Entering the third grade in Jackson, Mississippi, I changed schools and schoolmates when desegregation finally occurred in 1973.
Honestly, I had only a third grade understanding of the issues, but we all knew something was up. I had my first African American teacher. I made my first African American friends.
The social change was just. Segregation had to end.
Disruptive? Yeah, my life was thrown off kilter some. It was much worse, however, for local African American children.
I’m now 56 and value African American friends with whom I can share honest conversation. From time to time, we talk about their desegregation experiences.
For some of them, it was brutally scarring.
Two recall being forced onto busses (they couldn’t really fathom why) and driven far across town to attend a mostly white school where they weren’t welcome, to put it mildly. Leaving in the mornings, they jutted their heads out bus windows, weeping and begging their parents to let them stay at their old schools with their old friends and trusted teachers.
Now deceased, my good friend Spencer Perkins (son of John Perkins) wrote and published a powerful article about his own pain at enduring being moved to a previously all-white school. It left him resentful and bitter.
Children like Spencer were guinea pigs on the frontline of social upheaval resulting from the sins of my ancestors.
A few have told me they now believe it was wrong to use children as the pawns in our parents’ chess match to desegregate the South. A top progressive thinker and friend of mine also insists it was a big mistake.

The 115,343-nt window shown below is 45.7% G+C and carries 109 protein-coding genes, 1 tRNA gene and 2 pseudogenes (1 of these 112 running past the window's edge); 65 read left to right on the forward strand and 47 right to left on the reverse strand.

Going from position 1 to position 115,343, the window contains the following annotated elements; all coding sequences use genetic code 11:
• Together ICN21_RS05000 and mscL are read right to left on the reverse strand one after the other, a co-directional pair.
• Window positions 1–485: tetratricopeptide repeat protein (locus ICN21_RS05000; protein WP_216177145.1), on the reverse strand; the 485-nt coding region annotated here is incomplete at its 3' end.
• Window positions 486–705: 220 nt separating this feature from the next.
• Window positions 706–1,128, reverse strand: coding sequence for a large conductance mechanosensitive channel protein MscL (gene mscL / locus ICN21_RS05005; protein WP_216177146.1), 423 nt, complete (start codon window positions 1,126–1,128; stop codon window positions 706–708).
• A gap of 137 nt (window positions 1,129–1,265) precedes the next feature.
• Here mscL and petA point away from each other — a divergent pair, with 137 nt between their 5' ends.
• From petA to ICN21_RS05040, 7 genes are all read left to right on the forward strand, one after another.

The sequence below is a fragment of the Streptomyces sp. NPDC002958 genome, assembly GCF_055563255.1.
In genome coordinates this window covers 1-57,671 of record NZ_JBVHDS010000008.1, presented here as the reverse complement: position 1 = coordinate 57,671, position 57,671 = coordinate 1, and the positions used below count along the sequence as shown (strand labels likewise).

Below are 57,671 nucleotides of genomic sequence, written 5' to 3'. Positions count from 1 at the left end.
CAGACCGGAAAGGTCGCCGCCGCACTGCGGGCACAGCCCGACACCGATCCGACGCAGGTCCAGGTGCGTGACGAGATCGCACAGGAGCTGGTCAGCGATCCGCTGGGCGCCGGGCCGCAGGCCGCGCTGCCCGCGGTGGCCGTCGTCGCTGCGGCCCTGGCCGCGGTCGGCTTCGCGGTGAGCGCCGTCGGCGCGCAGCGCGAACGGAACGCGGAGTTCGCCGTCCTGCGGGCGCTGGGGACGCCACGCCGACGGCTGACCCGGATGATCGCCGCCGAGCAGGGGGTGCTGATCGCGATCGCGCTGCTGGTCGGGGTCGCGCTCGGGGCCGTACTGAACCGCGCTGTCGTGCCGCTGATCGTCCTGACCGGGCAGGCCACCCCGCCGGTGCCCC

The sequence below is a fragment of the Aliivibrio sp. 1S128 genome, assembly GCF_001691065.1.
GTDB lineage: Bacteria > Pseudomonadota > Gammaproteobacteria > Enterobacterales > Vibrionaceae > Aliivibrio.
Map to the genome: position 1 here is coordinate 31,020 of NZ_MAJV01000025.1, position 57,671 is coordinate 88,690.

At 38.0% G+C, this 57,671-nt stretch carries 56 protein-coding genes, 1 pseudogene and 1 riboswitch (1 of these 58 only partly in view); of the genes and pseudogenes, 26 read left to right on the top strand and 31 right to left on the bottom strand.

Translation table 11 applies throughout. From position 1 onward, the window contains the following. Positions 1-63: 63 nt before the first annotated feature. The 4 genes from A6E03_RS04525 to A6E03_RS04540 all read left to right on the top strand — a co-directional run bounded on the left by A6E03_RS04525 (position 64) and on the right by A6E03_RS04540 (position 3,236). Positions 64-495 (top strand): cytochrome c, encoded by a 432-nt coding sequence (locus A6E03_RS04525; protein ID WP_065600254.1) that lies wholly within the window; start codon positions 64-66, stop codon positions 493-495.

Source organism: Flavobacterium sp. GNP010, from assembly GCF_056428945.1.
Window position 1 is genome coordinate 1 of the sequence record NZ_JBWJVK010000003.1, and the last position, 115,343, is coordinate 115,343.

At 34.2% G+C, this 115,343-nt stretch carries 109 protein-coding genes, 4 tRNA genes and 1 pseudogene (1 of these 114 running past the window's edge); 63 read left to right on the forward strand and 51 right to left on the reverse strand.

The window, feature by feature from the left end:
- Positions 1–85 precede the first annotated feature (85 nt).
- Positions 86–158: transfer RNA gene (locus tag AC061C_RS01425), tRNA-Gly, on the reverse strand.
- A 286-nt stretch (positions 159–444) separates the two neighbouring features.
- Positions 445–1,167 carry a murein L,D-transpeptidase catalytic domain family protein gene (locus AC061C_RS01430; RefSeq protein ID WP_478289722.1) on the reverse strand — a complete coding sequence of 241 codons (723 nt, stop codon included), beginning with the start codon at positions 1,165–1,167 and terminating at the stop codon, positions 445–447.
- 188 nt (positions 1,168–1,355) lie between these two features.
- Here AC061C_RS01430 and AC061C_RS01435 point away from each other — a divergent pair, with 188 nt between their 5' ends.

That brings us to our nation’s southern border. No decent adult isn’t moved by the faces of weeping desperate children. That’s because innocent children should never be forced into desperate frightening situations—especially not by “thoughtful” national leadership. (Some say it’s the parents’ faults that they are weeping; again, this is a complex matter with more than one big-picture side.)
Today, our leaders (this time the President and his frontline team, not the Supreme Court) have decided to force the issue by making a big social statement using vulnerable children. It’s imploding because inflicting social and emotional scars on children with no say about their immigration status or motives is wrong—period.
Yes, parents cross the border with their children and without proper papers. Yes, current United States laws oppose these parents’ border crossings and dictate that their children be removed from them if they do cross. While we argue about these big matters, however, real kids take gut punches in another social experiment.
Racial integration had to happen in the South. Thankfully it did. But a smart Supreme Court surely could have thought up a better way.
Now, immigration laws are the battlefield and children take the blows again. Smart leaders surely can think of a better way.
The children must not incur the frontline fire.
NOTE: YESTERDAY MISSISSIPPI MATTERS PUBLISHED A POLL ABOUT THE PLIGHT OF THESE CHILDREN. AFTER GOOD FEEDBACK AND PERSONAL CONSIDERATION, I DETERMINED IT WAS OVERSIMPLIFIED AND THAT POLLING ON THIS ISSUE FAILS TO ADDRESS ITS COMPLEXITIES--AT LEAST AT THIS POINT.